I don’t remember every skit from HEE HAW, but the one mentioned in its clue today, for some reason, was one I definitely remembered from the show (25A: [Country variety show that featured the skit “Lulu’s Truck Stop”]). I feel like Deb Amlen, the New York Times Wordplay blogger, should be on here to talk about the clue for ALIEN, as I believe she’s the biggest Doctor Who fan I know (56A: [Doctor Who, notably]). I started watching the series for the first time about a year back and watching the episodes in which David Tennant played the Doctor, and I liked it much better than I would have expected. But instead of TV aliens, I usually stick with watching classic animation more often, so definitely was heartened by the appearance of HANNA (42A: [Huckleberry Hound co-creator]). Of all the memorable songs done by REM, the one that’s in my head as we speak is “Everybody Hurts,” which I need to get out of my mind ASAP (5D: [“What’s the Frequency, Kenneth?” band]).
“Sports will make you smarter” moment of the day: ARNE (35D: [“Rule Britannia” composer]) – Did you know that current U.S. Secretary of Education ARNE Duncan was a captain on the Harvard University basketball team in the 1980s and played professional basketball in Australia afterward? Just in case you were doubtful of his basketball skills, here’s Duncan showcasing his moves on the hardwood during a celebrity All-Star game last year.
Have a good rest of your Hump Day, and I’ll see you tomorrow!
Michael Dewey’s LA Times crossword – Gareth’s review
Today’s theme is explained at BREAKINGEVEN. This translates to E… …VEN, EV… …EN, and EVE… …N, in order. EASYBAKEOVEN is an excellent answer. EVILQUEEN is the second. EVERLOVIN is not a Ricky Nelson song I know: the man had 18 top 10 Billboard singles by my count, but that one only hit #16. Maybe you all know it better than I?
It’s a pretty minimal theme, 42 squares, so (even with opening 12s) there is space for the constructor to play. MCJOB, NETBOOK, UPTOYOU, DROPIN and QUASAR are shorter than most answers in fill highlights reels, but they’re excellent choices to include.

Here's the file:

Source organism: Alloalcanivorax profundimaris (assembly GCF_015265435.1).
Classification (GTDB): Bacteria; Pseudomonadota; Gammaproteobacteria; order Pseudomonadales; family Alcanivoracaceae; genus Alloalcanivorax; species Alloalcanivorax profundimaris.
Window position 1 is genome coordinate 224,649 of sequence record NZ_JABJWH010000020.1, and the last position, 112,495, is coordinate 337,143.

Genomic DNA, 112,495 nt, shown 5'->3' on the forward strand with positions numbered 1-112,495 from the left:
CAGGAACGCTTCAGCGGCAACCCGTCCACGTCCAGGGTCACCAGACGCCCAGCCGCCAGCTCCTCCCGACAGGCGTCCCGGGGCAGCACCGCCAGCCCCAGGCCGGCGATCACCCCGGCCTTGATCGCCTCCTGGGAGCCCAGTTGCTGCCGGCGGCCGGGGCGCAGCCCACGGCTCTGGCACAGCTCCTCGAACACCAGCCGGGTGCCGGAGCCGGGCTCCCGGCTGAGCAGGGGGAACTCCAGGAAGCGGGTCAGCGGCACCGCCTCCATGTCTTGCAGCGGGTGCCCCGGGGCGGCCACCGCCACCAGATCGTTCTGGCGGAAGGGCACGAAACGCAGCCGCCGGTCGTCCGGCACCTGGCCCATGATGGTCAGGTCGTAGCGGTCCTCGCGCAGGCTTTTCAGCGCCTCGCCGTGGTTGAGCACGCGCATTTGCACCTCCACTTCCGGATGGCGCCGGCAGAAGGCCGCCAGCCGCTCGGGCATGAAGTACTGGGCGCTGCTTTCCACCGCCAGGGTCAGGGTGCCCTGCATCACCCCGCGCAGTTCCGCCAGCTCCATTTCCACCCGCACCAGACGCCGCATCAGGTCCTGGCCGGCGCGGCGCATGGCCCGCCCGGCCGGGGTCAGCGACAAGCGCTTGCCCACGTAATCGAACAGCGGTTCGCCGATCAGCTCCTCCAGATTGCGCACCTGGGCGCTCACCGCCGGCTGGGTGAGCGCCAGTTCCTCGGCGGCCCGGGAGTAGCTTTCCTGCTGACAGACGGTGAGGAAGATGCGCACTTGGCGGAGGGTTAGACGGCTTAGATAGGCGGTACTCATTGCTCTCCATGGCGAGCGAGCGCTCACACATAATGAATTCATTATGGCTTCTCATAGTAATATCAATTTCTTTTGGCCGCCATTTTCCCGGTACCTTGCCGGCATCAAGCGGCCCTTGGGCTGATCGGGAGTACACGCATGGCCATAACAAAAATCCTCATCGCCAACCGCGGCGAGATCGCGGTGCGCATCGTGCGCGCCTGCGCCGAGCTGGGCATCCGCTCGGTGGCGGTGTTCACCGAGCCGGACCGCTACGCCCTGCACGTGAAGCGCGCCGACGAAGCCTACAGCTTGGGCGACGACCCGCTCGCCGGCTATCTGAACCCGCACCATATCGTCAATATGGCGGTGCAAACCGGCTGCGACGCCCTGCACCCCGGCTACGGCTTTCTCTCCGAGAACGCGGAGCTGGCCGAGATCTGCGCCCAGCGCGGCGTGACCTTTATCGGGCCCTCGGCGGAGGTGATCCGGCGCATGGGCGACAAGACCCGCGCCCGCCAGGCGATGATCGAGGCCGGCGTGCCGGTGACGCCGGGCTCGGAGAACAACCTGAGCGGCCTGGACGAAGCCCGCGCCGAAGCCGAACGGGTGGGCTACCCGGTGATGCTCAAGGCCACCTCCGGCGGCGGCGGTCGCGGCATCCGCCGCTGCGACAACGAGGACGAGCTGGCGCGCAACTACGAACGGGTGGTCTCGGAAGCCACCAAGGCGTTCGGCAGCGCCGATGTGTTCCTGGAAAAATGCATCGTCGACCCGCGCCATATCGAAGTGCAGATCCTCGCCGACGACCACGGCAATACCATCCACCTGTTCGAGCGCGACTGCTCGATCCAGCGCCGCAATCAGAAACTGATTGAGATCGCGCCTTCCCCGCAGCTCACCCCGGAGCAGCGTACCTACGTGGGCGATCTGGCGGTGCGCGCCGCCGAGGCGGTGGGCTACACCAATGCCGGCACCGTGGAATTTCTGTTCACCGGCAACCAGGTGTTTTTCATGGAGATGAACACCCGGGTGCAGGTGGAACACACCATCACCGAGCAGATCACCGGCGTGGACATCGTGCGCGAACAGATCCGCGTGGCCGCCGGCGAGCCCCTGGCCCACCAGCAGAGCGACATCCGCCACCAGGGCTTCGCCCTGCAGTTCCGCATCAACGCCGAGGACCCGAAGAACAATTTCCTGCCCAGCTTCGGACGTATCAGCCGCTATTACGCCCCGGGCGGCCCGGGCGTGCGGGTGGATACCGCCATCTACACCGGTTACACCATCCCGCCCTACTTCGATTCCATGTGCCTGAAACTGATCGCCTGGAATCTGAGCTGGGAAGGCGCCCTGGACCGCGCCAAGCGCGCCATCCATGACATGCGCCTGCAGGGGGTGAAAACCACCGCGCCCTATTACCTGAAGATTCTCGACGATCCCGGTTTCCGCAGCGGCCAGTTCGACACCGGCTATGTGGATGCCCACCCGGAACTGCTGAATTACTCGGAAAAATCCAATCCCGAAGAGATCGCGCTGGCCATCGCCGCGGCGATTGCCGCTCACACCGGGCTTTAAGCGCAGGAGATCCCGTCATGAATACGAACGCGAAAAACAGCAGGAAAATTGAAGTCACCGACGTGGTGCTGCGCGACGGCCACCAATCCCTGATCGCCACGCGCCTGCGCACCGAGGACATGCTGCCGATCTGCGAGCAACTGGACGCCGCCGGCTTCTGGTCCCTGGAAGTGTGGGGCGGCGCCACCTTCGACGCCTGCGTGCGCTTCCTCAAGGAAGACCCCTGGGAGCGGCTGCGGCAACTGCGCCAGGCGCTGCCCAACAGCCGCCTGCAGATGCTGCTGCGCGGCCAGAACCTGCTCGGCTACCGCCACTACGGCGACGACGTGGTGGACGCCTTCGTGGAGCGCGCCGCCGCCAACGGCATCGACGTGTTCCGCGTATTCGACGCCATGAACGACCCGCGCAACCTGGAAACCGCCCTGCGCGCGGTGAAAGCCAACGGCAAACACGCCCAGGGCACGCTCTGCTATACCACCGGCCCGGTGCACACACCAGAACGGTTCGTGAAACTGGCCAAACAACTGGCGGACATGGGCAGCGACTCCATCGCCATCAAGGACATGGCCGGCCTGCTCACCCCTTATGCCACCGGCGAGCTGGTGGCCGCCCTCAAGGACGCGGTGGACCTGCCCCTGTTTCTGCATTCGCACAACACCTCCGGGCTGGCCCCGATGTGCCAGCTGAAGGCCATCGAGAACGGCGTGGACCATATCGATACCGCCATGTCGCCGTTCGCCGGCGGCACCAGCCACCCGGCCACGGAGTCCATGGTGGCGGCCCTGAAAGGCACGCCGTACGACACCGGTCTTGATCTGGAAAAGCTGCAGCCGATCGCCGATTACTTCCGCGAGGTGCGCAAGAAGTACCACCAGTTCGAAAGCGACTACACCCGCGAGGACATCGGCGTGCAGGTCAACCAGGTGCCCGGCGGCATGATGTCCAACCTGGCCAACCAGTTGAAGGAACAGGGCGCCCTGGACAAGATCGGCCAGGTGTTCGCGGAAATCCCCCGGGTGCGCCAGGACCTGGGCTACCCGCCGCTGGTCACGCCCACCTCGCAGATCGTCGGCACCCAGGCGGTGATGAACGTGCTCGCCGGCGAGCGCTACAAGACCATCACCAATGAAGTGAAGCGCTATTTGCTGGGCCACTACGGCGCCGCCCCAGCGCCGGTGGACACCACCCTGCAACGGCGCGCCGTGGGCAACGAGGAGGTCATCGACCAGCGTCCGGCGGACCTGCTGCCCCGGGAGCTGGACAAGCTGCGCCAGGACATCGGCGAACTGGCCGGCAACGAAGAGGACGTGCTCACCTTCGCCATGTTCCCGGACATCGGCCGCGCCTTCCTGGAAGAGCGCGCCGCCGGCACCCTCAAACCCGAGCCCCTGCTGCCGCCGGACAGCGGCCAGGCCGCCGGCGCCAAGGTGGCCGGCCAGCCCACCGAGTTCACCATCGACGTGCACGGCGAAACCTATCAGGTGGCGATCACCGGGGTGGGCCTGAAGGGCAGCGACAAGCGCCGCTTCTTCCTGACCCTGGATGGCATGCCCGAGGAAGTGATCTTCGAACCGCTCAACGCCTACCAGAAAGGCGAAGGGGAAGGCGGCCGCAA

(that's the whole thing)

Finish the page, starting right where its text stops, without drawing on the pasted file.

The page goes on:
On the other hand in a 4×3 area like the bottom-right, there is no justification whatsoever for resorting to a univ. abbr. like ORU. Few if any solvers care that much about a Z. AGENA is the type of difficult, hard to guess, answer you want to restrict to having at most one or two examples of in your puzzle. Here it crosses the strange name of mister EVIGAN. I can see this stumping a good number of people – I think that’s a fairly clear example of a bad cross.
2.5 Stars. Gareth leaving you with a song relating to [Nyctophobe’s fear], DARK.
NYT: Thought it was tough, but it kept moving. Slapped my forehead when I realized that I finished without thinking about the circled boxes. Probably could have improved my time with that.
Yeah some awkward fill. 3 1/3 sounds fair to me.
I had SUNBELT too, which I though was (much more) hilarious (than gun belt).
Amy, I thought embedding the four seasons as Joe did was a constructing tour de force. It limited the words he could use for the rest, of course, but I was willing to give up something to get that. I liked RENT OUT, GIT, GET IN ON, WILDCAT, SHIRR, and ME FIRST.
I don’t find TEN TONS or the clue for it to be arbitrary. The clue was basically an elementary school level math equation: [20,000 pounds] = TEN TONS. If TEN TONS were clued [Whole lotta weight] I would agree with you. A trickier version would be [2,2046 pounds] = TEN TONNES. The metric ton is 2,204.6 pounds.
If numeric answers have to be like ONE HUNDRED WATTS, EIGHTEEN HOLES, NINE INNINGS, etc. then the puzzles are going to be more boilerplate-like and thus the poorer for it.
By the way, guess what used to be the size of Coca Cola and Pepsi bottles? SIX OUNCES. Pepsi and Coke offered 12 ounce bottles in 1934 and 1955, respectively, according to this story:
But why not [12,000 pounds] = SIX TONS or [4,000 pounds] = TWO TONS? If the only response is “that’s what fit with the surrounding fill”, then that is the very definition of “arbitrary”.
I wholeheartedly disagree. Allowing [random number] + [plural noun] is a recipe for lazy construction (like this grid right here). You’ll never see a Patrick Berry puzzle with fill like TEN TONS, and his puzzles are (a) anything but boilerplate, and (b) second to none.